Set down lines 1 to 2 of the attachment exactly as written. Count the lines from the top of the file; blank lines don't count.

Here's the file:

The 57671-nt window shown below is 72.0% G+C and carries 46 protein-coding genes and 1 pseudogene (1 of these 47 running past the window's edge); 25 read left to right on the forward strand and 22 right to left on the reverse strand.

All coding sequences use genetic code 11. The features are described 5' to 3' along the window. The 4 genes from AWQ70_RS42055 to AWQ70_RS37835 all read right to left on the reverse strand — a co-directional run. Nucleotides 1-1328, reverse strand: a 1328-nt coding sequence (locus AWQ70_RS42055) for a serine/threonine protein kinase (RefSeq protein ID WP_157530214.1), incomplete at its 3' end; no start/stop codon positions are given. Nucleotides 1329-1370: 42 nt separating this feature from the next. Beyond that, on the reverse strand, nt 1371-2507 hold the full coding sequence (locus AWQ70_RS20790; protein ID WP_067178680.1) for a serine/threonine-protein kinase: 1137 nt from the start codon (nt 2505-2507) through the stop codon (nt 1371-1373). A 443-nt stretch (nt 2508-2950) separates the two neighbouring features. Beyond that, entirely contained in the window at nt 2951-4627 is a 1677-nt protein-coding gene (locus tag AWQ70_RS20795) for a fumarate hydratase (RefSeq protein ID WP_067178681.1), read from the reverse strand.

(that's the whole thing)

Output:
The 57671-nt window shown below is 72.0% G+C and carries 46 protein-coding genes and 1 pseudogene (1 of these 47 running past the window's edge); 25 read left to right on the forward strand and 22 right to left on the reverse strand.

All coding sequences use genetic code 11. The features are described 5' to 3' along the window. The 4 genes from AWQ70_RS42055 to AWQ70_RS37835 all read right to left on the reverse strand — a co-directional run. Nucleotides 1-1328, reverse strand: a 1328-nt coding sequence (locus AWQ70_RS42055) for a serine/threonine protein kinase (RefSeq protein ID WP_157530214.1), incomplete at its 3' end; no start/stop codon positions are given. Nucleotides 1329-1370: 42 nt separating this feature from the next. Beyond that, on the reverse strand, nt 1371-2507 hold the full coding sequence (locus AWQ70_RS20790; protein ID WP_067178680.1) for a serine/threonine-protein kinase: 1137 nt from the start codon (nt 2505-2507) through the stop codon (nt 1371-1373). A 443-nt stretch (nt 2508-2950) separates the two neighbouring features. Beyond that, entirely contained in the window at nt 2951-4627 is a 1677-nt protein-coding gene (locus tag AWQ70_RS20795) for a fumarate hydratase (RefSeq protein ID WP_067178681.1), read from the reverse strand.